Calum Bowen’s music career under the moniker bo en started thanks to a Tokyo label, and the 24-year-old English producer has collaborated with many Japanese electronic musicians since 2013. In the past year, he has worked on songs for rising J-pop singers, and is currently on a mini-tour in the country, set to finish with a show at Akihabara club Mogra on April 11.
To some Western listeners, however, his J-pop-inspired body of work sounds problematic.
“It has been a little later after releasing a song that I’ve been accused of cultural appropriation,” Bowen says. “At the time of doing the song, my main focus was a Japanese crowd.”
“I had this guy on Tumblr who said, ‘No matter what he does, he’ll always just be a white guy with cat ears on.’ “
Bowen walks a wire many young Western artists inspired by Japanese music find themselves balanced on, potentially facing claims of using another culture for his own gain with little regard for context. He says his colorful mix of dance, funk and pop music owes a lot to Japanese acts, and sometimes he sings in Japanese. But, thanks to the Internet, he’s been listening and working directly with artists here before releasing anything as bo en, putting him in a unique position in an online music scene with a growing interest in Japan.
Video games served as Bowen’s gateway into Japanese music. The 2004 roll-the-world-up-into-a-ball title “Katamari Damacy” linked him to mainstream Japanese music (“the soundtrack was, effectively, J-pop”). Bowen began making background music for video games under his real name, which he continues to do.
He used the Web to learn more, from Shibuya-kei to contemporary electronic producers, eventually discovering the online electronic music compilation “Fogpak,” for the sixth edition of which he contributed the song “miss you.”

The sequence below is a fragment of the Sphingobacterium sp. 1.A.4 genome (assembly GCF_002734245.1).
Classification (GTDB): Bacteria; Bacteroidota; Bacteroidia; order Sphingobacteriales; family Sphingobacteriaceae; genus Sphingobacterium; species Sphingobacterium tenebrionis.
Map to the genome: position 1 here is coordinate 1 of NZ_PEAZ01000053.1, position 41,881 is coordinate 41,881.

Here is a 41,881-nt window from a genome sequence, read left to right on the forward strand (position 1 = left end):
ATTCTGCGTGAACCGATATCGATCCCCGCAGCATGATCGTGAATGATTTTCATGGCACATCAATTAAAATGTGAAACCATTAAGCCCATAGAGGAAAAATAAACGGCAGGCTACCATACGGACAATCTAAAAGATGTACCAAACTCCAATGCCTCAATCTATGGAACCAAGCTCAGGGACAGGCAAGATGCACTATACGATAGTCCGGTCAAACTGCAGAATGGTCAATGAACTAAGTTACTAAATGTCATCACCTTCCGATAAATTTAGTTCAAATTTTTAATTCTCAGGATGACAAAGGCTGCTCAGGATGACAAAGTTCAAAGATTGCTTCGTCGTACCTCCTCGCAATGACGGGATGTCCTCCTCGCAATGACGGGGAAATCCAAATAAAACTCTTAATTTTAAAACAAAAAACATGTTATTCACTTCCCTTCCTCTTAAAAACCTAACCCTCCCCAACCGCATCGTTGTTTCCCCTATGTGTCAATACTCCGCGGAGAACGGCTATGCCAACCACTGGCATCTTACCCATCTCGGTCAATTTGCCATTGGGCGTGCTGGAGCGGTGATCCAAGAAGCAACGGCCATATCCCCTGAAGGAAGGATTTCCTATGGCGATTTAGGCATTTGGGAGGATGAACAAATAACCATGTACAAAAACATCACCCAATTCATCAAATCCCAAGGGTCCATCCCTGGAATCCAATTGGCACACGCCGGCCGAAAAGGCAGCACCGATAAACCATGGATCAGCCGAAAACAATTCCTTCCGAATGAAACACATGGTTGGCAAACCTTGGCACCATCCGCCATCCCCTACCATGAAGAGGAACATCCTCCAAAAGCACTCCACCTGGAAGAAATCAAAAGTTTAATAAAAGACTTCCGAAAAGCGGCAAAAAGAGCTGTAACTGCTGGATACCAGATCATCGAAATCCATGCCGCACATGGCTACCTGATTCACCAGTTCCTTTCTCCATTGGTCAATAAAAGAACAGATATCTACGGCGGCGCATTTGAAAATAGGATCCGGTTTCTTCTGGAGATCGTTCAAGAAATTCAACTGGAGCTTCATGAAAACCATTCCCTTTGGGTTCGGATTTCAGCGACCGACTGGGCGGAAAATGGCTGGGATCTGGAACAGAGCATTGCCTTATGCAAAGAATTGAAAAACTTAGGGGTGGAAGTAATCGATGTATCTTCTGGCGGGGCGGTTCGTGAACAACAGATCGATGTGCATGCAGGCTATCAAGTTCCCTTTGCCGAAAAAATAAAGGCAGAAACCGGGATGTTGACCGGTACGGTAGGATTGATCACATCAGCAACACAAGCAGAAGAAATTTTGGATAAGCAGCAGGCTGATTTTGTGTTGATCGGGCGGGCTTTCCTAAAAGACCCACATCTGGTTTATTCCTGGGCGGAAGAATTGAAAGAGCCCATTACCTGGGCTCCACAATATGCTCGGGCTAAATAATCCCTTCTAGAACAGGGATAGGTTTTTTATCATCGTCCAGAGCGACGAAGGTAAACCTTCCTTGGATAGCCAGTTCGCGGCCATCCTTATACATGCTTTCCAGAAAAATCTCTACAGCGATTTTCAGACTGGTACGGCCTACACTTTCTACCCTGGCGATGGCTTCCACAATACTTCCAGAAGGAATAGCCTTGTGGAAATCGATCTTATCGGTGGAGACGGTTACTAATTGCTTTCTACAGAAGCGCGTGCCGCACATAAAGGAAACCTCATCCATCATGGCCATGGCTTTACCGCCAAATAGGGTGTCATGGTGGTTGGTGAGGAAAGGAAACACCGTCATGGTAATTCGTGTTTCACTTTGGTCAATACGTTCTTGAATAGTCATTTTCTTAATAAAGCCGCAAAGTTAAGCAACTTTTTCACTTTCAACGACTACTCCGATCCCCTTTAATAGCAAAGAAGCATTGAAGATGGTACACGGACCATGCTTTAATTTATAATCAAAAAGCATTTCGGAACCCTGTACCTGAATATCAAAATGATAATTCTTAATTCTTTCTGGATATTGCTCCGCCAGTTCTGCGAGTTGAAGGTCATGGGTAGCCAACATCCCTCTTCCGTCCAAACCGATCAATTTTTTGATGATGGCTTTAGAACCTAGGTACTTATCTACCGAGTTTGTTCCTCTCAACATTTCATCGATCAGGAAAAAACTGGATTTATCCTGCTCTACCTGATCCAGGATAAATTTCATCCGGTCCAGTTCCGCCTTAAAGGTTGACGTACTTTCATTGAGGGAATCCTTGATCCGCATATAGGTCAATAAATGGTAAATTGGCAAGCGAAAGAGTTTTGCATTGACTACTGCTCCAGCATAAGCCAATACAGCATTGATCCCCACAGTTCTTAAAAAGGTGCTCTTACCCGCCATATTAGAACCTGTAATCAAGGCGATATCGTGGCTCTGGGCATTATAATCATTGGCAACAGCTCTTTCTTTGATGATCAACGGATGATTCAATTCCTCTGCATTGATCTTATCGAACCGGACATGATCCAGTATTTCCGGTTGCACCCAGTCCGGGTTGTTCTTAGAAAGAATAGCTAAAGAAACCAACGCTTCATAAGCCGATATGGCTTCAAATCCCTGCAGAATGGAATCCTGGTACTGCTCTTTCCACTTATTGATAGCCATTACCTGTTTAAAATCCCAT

“The same day that was released, Tomohiro Konuta (founder of online label Maltine Records) messaged me on Twitter asking if I wanted to release something through them. I was like, 100 percent yes, because I loved Avec Avec, who worked with them.”
The subsequent album, 2013’s “pale machine,” featured Avec Avec and electronic music producer mus.hiba, and opened up many opportunities here for Bowen. He has recently expanded to producing songs for other Japanese artists, highlighted by his jittery track “Dancing” for model-turned-pop-star Yun*chi, a surprisingly easy experience: “It wasn’t that strict in the end, they were very accepting of what I did.”
Bowen recognizes his frantic approach to pop can be off-putting to some, especially as his listenership became more Western.
“Maybe putting out some of the things I’ve done could come off as pandering to Western images of Japan. Fundamentally, however, I was comfortable in my intentions,” he says.
Despite the criticism, Bowen’s music has mostly received praise . . . particularly from the Japanese fans he set off to court from the beginning. When asked if he has any advice for artists taking cues from J-pop, such as U.K. pop star Charli XCX, he says, “You have to be up front about your motives, and self-analyze a lot.”
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